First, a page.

Expanded Access Programmes 101 – why so many names?

We have recently seen a surge in real world data (RWD) collection alongside expanded and managed access programmes (EAP and MAP). As a result, we were curious to understand why there are so many names for managed access programmes.

‘Managed access programme’ is an umbrella term for the diverse frameworks and regulatory pathways that provide investigational products to patients with an unmet clinical need. Due to the different legislations between jurisdictions and regulatory bodies, these programmes have different processes and approaches. Despite calls for harmonisation, we still see a variety of terminology in practice: including early access programmes, expanded access programmes, compassionate use programmes, named patient programmes, and cohort programmes.

In this blog we explain the various terms and how they may be used.

Early Access Programmes

The term ‘early access’ in Europe is another umbrella term referring to any programme that allows patients to access investigational medicinal drugs before they are widely accessible. Thus, this term may cover compassionate use programmes, cohort and named patient programmes, but can also cover expanded access programmes.

In Europe, countries can have specific early access schemes alongside the EMA’s expanded access guidelines, for example, the UK’s Early Access to Medicines Scheme (EAMS) and France’s early access authorisation (AAP).

The EAMS is a voluntary scheme in the UK where the pharmaceutical manufacturer provides an investigational drug free of charge to the National Health Service (NHS) between the end of a clinical trial and the granting of the marketing authorisation. Patients in the scheme receive a free-of-charge medicine during this EAMS period and continue to do so up to the drug’s reimbursement. EAMS can provide an opportunity to generate real world patient data within the NHS.

Early access authorisation in France is conducted by the French Health Regulatory Authority (HAS) but is requested by the pharmaceutical manufacturer. The AAP involves an exceptional waiver procedure that provides patients with serious or rare diseases access to certain interventions for which there is no alternative, with the sponsor receiving reimbursement for the product. Collecting RWD within the AAP was made mandatory by the HAS in 2021 ‘to document its use and contribute to the future assessment of medicinal products eligible for reimbursement’.

Expanded Access Programme (EAP)

‘Expanded access programmes’ are a legislative framework, used by both the European Medicines Agency (EMA) and FDA to enable therapeutic use of an unauthorised intervention for patients with a life-threatening disease, outside a clinical trial. For example, this programme is utilised to enable patients who have been treated with the investigational drug during its clinical trial to continue treatment after the trial has ended, but the drug has not yet reached market authorisation.

These programmes are authorised by EU member states and require a protocol and ethics approval. All adverse events need to be monitored as a minimum requirement, but these programmes are not clinical trials. The pharmaceutical manufacturer generally covers the cost of the intervention and distribution, although the physician requests the drug and is responsible for patient treatment.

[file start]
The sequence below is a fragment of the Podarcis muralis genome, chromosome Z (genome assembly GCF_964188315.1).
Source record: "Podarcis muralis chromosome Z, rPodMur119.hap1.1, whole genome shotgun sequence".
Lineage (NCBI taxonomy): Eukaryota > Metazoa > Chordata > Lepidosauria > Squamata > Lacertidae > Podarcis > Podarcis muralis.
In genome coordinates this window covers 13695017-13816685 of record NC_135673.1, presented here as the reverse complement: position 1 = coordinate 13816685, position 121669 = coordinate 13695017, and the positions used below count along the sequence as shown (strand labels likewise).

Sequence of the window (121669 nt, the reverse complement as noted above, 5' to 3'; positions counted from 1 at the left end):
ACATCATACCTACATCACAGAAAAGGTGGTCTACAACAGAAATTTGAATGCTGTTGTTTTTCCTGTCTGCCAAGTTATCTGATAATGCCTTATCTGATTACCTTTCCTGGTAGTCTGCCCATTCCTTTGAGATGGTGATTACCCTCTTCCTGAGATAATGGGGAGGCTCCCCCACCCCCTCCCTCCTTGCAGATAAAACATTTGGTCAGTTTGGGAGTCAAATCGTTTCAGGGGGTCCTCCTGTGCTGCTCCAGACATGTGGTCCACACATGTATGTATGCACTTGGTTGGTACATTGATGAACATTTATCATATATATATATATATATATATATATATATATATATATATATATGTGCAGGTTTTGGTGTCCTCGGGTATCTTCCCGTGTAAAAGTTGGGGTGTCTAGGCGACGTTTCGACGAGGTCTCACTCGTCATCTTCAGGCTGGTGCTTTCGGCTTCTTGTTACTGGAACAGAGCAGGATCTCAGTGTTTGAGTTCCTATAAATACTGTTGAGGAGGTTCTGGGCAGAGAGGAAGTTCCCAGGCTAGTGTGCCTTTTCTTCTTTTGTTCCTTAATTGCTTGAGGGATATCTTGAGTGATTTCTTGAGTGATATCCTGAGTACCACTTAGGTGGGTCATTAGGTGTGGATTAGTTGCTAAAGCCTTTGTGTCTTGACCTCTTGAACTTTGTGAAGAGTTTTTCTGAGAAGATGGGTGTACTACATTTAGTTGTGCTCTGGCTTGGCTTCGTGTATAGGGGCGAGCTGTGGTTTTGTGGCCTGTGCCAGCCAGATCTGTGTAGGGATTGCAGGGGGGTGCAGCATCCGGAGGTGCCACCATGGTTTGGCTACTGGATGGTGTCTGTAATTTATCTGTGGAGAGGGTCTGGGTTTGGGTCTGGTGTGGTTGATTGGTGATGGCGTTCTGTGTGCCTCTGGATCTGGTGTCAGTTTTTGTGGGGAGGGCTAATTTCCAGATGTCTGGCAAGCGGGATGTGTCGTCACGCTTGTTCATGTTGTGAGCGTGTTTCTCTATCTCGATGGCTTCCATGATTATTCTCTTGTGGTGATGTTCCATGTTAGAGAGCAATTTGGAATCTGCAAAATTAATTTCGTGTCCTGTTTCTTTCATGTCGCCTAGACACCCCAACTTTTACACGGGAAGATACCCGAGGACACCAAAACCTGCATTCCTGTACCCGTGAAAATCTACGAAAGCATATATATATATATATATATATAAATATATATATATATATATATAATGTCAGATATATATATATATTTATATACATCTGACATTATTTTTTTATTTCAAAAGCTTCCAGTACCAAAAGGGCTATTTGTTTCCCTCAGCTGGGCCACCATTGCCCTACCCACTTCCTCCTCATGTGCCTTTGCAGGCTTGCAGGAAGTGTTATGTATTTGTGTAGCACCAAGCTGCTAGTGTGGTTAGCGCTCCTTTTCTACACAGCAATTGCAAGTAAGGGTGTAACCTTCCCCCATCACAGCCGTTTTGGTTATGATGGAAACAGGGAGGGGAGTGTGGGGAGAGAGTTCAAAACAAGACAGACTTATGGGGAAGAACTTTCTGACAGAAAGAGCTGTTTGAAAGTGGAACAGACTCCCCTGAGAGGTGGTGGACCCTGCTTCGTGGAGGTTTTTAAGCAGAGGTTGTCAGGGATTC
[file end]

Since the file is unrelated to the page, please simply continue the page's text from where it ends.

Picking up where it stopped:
Expanded access to an investigational drug can only be provided in both Europe and the US if the sponsor is actively pursuing marketing approval of the drug in question.

Compassionate Use Programme (CUP)

In the United States, the term compassionate is occasionally used in the same context as the expanded access programme. Although compassionate use has been used informally in the US it is not a genuine term defined in the FDA guidance.

The EMA defines CUPs as a treatment option, where a medicinal product is to be made available to ‘patients with a chronically or seriously debilitating disease, or a life-threatening disease, and who cannot be treated satisfactorily by an authorised medicinal product or cannot enter a clinical trial.’ It is essentially the other side of the coin of expanded access and in practice, it is often used interchangeably with an EAP. It describes the intent from the patient’s perspective.

The method of obtaining a compassionate use treatment is via a cohort or named-patient access framework. The process is unique to each member state but is often initiated by the physician reaching out to the local authority and pharmaceutical manufacturer who must cover the costs of treatment.

Named Patient Program (NPP)

While compassionate use allows the use of an unauthorised medicine for a group of patients, Named-patient basis programs enable the supply of unauthorised medicines in response to compassionate use requests for individual patients.

This term covers any access to a non-licensed medicine provided it is not made available under a cohort approach. The decision is made on a case-by-case basis by the EMA or by individual member states. Physicians initiate these programmes by contacting the manufacturer directly and taking responsibility for treating an individual patient.

Similar to compassionate use, individual patient programmes in the US are an informal term as managed access programmes involving singular patients are classified as a subtype of an expanded access programme.

If you want to learn more about RWD collection alongside your programme, or simply how to own the data flow to increase transparency and compliance, speak to one of our experts.

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